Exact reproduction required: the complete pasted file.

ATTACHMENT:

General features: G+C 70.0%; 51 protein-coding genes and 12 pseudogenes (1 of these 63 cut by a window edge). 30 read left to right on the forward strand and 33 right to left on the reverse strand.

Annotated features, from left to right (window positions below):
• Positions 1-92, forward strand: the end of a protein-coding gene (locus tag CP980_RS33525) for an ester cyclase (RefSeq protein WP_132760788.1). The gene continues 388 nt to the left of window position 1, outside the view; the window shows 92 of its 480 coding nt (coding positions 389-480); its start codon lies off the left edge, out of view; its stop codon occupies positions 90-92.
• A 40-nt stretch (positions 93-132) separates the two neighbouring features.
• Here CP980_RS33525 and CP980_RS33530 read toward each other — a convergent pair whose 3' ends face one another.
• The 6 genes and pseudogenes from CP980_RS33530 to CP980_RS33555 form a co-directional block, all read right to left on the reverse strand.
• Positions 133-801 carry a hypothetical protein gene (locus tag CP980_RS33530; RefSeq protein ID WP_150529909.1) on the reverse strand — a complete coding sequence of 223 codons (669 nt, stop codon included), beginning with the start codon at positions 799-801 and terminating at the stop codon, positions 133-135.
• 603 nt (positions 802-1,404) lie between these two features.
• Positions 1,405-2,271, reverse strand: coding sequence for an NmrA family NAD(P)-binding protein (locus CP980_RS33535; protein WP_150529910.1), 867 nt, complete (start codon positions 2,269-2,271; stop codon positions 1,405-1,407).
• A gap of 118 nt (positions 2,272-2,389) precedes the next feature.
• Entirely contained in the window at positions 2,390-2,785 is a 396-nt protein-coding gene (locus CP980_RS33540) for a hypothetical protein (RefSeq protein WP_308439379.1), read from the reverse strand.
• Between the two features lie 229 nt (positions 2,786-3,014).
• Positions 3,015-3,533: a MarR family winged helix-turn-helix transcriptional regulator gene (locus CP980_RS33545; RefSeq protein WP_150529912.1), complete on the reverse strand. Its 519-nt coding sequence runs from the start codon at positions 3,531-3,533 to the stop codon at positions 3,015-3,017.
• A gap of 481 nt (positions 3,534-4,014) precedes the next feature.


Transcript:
General features: G+C 70.0%; 51 protein-coding genes and 12 pseudogenes (1 of these 63 cut by a window edge). 30 read left to right on the forward strand and 33 right to left on the reverse strand.

Annotated features, from left to right (window positions below):
• Positions 1-92, forward strand: the end of a protein-coding gene (locus tag CP980_RS33525) for an ester cyclase (RefSeq protein WP_132760788.1). The gene continues 388 nt to the left of window position 1, outside the view; the window shows 92 of its 480 coding nt (coding positions 389-480); its start codon lies off the left edge, out of view; its stop codon occupies positions 90-92.
• A 40-nt stretch (positions 93-132) separates the two neighbouring features.
• Here CP980_RS33525 and CP980_RS33530 read toward each other — a convergent pair whose 3' ends face one another.
• The 6 genes and pseudogenes from CP980_RS33530 to CP980_RS33555 form a co-directional block, all read right to left on the reverse strand.
• Positions 133-801 carry a hypothetical protein gene (locus tag CP980_RS33530; RefSeq protein ID WP_150529909.1) on the reverse strand — a complete coding sequence of 223 codons (669 nt, stop codon included), beginning with the start codon at positions 799-801 and terminating at the stop codon, positions 133-135.
• 603 nt (positions 802-1,404) lie between these two features.
• Positions 1,405-2,271, reverse strand: coding sequence for an NmrA family NAD(P)-binding protein (locus CP980_RS33535; protein WP_150529910.1), 867 nt, complete (start codon positions 2,269-2,271; stop codon positions 1,405-1,407).
• A gap of 118 nt (positions 2,272-2,389) precedes the next feature.
• Entirely contained in the window at positions 2,390-2,785 is a 396-nt protein-coding gene (locus CP980_RS33540) for a hypothetical protein (RefSeq protein WP_308439379.1), read from the reverse strand.
• Between the two features lie 229 nt (positions 2,786-3,014).
• Positions 3,015-3,533: a MarR family winged helix-turn-helix transcriptional regulator gene (locus CP980_RS33545; RefSeq protein WP_150529912.1), complete on the reverse strand. Its 519-nt coding sequence runs from the start codon at positions 3,531-3,533 to the stop codon at positions 3,015-3,017.
• A gap of 481 nt (positions 3,534-4,014) precedes the next feature.